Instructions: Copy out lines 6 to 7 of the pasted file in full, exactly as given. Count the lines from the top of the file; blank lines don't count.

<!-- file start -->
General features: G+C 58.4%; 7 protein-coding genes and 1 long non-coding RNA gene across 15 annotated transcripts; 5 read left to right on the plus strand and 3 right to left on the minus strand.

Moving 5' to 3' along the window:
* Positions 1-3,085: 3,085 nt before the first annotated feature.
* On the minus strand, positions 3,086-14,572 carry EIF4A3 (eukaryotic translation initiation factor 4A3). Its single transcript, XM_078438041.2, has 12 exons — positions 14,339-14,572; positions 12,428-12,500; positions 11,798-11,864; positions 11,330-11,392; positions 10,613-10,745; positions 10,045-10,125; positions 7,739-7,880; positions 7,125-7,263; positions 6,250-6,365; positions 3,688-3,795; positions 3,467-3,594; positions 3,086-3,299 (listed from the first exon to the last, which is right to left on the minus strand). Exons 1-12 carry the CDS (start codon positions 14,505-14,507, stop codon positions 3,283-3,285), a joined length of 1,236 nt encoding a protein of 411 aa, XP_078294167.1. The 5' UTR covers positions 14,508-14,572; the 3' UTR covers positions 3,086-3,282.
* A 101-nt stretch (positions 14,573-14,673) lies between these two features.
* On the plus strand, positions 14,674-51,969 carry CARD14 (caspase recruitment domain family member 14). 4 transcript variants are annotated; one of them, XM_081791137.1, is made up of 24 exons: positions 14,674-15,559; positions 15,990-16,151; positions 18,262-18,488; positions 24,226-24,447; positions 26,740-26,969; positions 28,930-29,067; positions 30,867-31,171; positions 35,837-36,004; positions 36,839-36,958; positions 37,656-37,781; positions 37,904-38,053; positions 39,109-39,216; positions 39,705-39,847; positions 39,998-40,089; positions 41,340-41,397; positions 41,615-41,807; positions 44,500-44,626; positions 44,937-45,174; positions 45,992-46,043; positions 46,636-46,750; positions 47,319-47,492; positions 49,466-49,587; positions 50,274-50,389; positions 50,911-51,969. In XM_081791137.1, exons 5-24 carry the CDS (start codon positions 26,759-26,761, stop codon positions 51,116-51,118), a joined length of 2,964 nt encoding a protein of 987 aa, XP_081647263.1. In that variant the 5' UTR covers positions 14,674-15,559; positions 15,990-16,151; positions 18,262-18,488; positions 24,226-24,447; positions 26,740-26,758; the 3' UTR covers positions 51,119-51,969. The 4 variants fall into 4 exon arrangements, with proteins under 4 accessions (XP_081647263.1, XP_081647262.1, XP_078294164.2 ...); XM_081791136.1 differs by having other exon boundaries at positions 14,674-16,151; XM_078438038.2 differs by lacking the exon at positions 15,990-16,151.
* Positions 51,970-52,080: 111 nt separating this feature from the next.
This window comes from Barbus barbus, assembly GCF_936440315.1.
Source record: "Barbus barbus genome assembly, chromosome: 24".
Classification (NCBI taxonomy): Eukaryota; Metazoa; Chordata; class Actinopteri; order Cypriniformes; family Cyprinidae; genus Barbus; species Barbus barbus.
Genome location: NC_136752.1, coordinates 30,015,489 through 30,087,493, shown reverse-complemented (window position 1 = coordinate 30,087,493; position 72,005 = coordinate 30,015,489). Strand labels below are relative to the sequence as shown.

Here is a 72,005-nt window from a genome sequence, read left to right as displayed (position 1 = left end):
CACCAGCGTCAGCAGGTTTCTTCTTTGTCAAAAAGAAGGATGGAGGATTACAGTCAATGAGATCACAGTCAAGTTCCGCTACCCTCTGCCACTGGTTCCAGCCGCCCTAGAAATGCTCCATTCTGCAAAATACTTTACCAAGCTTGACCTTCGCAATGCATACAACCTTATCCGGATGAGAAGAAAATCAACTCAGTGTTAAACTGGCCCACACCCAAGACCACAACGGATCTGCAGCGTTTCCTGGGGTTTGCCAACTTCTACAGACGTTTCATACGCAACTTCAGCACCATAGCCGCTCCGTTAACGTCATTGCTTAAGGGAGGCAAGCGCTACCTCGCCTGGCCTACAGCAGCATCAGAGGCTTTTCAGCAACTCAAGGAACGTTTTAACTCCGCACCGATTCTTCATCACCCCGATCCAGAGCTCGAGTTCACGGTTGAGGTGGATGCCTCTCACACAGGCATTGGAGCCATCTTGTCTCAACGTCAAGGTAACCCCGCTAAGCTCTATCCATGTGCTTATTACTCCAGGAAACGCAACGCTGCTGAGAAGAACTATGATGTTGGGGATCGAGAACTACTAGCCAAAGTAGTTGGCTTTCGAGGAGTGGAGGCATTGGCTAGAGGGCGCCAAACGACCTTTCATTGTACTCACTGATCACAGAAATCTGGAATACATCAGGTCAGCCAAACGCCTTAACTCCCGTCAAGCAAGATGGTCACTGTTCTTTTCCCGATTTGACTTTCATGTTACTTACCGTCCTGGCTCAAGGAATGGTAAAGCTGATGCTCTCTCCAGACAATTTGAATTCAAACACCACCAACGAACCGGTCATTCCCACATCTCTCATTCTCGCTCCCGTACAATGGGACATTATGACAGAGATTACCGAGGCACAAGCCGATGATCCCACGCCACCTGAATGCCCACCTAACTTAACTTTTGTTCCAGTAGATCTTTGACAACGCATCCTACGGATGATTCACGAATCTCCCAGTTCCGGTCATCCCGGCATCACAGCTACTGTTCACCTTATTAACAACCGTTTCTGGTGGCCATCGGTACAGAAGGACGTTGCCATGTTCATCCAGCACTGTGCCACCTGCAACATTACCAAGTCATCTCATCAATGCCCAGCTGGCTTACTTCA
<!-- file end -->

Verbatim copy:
* On the plus strand, positions 14,674-51,969 carry CARD14 (caspase recruitment domain family member 14). 4 transcript variants are annotated; one of them, XM_081791137.1, is made up of 24 exons: positions 14,674-15,559; positions 15,990-16,151; positions 18,262-18,488; positions 24,226-24,447; positions 26,740-26,969; positions 28,930-29,067; positions 30,867-31,171; positions 35,837-36,004; positions 36,839-36,958; positions 37,656-37,781; positions 37,904-38,053; positions 39,109-39,216; positions 39,705-39,847; positions 39,998-40,089; positions 41,340-41,397; positions 41,615-41,807; positions 44,500-44,626; positions 44,937-45,174; positions 45,992-46,043; positions 46,636-46,750; positions 47,319-47,492; positions 49,466-49,587; positions 50,274-50,389; positions 50,911-51,969. In XM_081791137.1, exons 5-24 carry the CDS (start codon positions 26,759-26,761, stop codon positions 51,116-51,118), a joined length of 2,964 nt encoding a protein of 987 aa, XP_081647263.1. In that variant the 5' UTR covers positions 14,674-15,559; positions 15,990-16,151; positions 18,262-18,488; positions 24,226-24,447; positions 26,740-26,758; the 3' UTR covers positions 51,119-51,969. The 4 variants fall into 4 exon arrangements, with proteins under 4 accessions (XP_081647263.1, XP_081647262.1, XP_078294164.2 ...); XM_081791136.1 differs by having other exon boundaries at positions 14,674-16,151; XM_078438038.2 differs by lacking the exon at positions 15,990-16,151.
* Positions 51,970-52,080: 111 nt separating this feature from the next.